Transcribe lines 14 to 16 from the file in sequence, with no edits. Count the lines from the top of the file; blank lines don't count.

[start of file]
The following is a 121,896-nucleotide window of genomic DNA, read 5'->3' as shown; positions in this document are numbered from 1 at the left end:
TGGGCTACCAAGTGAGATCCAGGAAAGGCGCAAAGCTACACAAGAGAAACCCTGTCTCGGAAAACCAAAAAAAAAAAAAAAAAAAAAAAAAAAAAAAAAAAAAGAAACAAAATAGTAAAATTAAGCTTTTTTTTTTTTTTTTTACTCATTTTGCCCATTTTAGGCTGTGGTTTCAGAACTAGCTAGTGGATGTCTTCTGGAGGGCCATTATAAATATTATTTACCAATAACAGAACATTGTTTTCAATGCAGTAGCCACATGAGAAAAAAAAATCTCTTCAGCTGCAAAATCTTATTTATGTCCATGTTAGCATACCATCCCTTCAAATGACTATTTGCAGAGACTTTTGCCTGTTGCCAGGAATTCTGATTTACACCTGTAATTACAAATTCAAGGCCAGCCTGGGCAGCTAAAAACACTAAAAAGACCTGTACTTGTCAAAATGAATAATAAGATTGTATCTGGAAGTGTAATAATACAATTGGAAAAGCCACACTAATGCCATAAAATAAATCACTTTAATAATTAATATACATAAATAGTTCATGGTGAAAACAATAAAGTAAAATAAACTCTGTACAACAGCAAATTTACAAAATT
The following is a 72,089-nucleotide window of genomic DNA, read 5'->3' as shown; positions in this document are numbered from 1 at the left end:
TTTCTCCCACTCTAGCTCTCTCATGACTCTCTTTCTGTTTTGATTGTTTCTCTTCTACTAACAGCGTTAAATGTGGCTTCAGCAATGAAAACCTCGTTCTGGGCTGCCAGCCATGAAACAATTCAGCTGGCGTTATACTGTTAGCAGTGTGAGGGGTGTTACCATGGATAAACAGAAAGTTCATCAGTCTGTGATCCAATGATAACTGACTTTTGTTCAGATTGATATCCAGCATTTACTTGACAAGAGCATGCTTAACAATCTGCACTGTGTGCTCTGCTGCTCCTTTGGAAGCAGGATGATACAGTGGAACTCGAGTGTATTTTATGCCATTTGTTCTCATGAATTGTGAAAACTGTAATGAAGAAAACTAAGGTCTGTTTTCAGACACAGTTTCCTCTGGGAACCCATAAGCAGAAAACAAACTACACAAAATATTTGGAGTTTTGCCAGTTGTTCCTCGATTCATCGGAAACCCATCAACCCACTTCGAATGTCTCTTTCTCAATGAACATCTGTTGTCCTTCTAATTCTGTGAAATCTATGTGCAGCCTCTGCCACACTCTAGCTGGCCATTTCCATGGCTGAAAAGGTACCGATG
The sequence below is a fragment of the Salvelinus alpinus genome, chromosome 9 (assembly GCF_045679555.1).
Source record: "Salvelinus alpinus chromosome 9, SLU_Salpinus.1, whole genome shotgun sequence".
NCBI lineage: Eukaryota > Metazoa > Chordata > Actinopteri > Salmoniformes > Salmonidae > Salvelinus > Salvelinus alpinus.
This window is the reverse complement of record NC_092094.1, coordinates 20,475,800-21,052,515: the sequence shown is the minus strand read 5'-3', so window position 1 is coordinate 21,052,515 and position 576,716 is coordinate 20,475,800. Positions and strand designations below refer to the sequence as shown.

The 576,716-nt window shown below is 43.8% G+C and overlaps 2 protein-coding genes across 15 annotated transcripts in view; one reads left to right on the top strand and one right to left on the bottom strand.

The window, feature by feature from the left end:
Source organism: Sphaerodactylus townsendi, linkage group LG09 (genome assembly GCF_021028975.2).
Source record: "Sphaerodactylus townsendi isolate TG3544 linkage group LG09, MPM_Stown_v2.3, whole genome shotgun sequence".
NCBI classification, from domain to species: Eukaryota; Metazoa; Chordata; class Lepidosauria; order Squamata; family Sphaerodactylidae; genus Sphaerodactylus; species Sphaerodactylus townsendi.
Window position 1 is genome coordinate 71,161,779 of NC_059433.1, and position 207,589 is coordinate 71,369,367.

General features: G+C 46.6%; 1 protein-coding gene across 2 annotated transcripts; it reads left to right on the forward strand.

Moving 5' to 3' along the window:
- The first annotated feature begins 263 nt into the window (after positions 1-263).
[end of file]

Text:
Window position 1 is genome coordinate 71,161,779 of NC_059433.1, and position 207,589 is coordinate 71,369,367.

General features: G+C 46.6%; 1 protein-coding gene across 2 annotated transcripts; it reads left to right on the forward strand.

Moving 5' to 3' along the window: